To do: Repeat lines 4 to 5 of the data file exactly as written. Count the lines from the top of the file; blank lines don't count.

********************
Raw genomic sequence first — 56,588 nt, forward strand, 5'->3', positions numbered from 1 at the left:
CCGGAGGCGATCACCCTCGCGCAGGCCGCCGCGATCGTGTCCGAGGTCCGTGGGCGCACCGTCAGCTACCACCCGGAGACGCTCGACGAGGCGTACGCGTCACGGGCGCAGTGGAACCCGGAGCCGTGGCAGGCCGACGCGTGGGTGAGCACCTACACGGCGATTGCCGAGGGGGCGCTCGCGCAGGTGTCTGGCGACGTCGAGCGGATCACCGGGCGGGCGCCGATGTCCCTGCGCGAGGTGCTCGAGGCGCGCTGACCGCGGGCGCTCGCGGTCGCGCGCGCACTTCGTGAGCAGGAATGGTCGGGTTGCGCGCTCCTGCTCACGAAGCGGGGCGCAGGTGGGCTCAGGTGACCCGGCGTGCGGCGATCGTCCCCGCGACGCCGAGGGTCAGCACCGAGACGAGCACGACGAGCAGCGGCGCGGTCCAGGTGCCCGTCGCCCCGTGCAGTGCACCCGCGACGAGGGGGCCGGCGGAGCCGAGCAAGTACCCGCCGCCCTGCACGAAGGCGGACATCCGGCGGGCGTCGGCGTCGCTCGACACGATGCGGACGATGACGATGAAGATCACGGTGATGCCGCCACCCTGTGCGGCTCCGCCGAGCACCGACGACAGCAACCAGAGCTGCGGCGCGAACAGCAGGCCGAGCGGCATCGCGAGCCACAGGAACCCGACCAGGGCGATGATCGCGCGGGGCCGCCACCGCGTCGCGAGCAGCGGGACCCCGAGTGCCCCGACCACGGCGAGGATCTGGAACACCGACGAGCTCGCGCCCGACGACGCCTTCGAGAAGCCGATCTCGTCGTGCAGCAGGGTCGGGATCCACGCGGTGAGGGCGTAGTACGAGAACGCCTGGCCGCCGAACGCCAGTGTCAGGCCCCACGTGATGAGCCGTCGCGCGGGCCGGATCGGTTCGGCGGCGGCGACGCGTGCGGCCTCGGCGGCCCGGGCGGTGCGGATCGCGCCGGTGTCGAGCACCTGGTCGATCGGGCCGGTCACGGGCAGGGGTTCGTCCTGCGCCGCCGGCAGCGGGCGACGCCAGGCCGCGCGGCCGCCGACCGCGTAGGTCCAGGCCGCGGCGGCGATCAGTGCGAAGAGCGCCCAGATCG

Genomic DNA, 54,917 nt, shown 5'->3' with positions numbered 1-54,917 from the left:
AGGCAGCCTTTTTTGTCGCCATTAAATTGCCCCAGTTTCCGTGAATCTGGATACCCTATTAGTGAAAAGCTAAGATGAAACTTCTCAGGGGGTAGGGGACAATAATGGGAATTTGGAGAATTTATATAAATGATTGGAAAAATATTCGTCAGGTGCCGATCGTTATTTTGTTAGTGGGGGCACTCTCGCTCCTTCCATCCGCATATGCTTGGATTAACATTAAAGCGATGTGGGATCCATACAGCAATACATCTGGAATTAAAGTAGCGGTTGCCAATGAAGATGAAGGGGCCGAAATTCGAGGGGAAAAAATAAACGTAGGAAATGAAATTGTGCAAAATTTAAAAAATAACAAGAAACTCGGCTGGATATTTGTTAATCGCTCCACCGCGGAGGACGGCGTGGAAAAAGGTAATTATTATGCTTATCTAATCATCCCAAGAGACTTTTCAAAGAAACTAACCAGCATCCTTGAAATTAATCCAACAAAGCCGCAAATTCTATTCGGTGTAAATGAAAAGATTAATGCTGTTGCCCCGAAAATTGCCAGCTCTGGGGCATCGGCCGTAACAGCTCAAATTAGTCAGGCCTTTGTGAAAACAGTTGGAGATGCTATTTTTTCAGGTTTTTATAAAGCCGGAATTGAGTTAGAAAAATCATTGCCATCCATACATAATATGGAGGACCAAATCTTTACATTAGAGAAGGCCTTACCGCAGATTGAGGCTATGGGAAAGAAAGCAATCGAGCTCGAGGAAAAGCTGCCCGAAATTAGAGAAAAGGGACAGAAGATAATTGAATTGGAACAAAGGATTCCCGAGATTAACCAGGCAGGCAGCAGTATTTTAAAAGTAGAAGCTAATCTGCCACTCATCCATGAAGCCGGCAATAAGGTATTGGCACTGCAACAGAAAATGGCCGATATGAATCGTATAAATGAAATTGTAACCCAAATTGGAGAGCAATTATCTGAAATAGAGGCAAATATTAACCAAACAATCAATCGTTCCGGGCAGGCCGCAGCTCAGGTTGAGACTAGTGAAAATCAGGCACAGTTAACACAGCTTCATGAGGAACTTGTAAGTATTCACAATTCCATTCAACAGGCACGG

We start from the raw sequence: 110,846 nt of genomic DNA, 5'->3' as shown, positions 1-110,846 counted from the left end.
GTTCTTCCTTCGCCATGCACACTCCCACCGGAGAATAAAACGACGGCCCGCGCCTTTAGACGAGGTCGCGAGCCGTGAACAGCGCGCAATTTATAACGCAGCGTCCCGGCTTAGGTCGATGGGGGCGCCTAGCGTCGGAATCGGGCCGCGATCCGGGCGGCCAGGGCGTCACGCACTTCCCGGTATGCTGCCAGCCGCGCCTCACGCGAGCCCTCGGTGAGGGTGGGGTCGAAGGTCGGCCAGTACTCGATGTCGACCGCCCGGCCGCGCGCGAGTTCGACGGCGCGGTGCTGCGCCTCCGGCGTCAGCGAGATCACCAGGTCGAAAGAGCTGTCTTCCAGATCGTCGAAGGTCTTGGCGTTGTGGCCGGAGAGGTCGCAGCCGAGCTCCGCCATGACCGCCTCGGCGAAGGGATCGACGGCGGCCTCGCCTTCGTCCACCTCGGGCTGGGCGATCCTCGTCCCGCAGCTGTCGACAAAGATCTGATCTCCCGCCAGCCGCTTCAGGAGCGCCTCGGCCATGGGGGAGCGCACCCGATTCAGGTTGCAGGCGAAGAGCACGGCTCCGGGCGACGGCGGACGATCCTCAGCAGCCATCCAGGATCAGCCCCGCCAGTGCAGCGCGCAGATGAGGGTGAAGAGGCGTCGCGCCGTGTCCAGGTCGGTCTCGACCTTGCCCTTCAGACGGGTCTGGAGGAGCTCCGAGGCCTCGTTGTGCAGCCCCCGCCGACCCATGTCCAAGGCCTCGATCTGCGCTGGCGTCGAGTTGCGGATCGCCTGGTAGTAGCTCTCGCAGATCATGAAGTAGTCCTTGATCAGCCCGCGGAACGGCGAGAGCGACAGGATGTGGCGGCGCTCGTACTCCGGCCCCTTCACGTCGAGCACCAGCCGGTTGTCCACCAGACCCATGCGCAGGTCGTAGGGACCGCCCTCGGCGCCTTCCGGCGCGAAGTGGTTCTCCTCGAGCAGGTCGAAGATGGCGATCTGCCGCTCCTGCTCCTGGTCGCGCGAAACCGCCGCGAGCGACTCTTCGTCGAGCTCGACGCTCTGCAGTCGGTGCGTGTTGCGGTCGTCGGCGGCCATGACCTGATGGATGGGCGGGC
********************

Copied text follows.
AGGCAGCCTTTTTTGTCGCCATTAAATTGCCCCAGTTTCCGTGAATCTGGATACCCTATTAGTGAAAAGCTAAGATGAAACTTCTCAGGGGGTAGGGGACAATAATGGGAATTTGGAGAATTTATATAAATGATTGGAAAAATATTCGTCAGGTGCCGATCGTTATTTTGTTAGTGGGGGCACTCTCGCTCCTTCCATCCGCATATGCTTGGATTAACATTAAAGCGATGTGGGATCCATACAGCAATACATCTGGAATTAAAGTAGCGGTTGCCAATGAAGATGAAGGGGCCGAAATTCGAGGGGAAAAAATAAACGTAGGAAATGAAATTGTGCAAAATTTAAAAAATAACAAGAAACTCGGCTGGATATTTGTTAATCGCTCCACCGCGGAGGACGGCGTGGAAAAAGGTAATTATTATGCTTATCTAATCATCCCAAGAGACTTTTCAAAGAAACTAACCAGCATCCTTGAAATTAATCCAACAAAGCCGCAAATTCTATTCGGTGTAAATGAAAAGATTAATGCTGTTGCCCCGAAAATTGCCAGCTCTGGGGCATCGGCCGTAACAGCTCAAATTAGTCAGGCCTTTGTGAAAACAGTTGGAGATGCTATTTTTTCAGGTTTTTATAAAGCCGGAATTGAGTTAGAAAAATCATTGCCATCCATACATAATATGGAGGACCAAATCTTTACATTAGAGAAGGCCTTACCGCAGATTGAGGCTATGGGAAAGAAAGCAATCGAGCTCGAGGAAAAGCTGCCCGAAATTAGAGAAAAGGGACAGAAGATAATTGAATTGGAACAAAGGATTCCCGAGATTAACCAGGCAGGCAGCAGTATTTTAAAAGTAGAAGCTAATCTGCCACTCATCCATGAAGCCGGCAATAAGGTATTGGCACTGCAACAGAAAATGGCCGATATGAATCGTATAAATGAAATTGTAACCCAAATTGGAGAGCAATTATCTGAAATAGAGGCAAATATTAACCAAACAATCAATCGTTCCGGGCAGGCCGCAGCTCAGGTTGAGACTAGTGAAAATCAGGCACAGTTAACACAGCTTCATGAGGAACTTGTAAGTATTCACAATTCCATTCAACAGGCACGG

We start from the raw sequence: 110,846 nt of genomic DNA, 5'->3' as shown, positions 1-110,846 counted from the left end.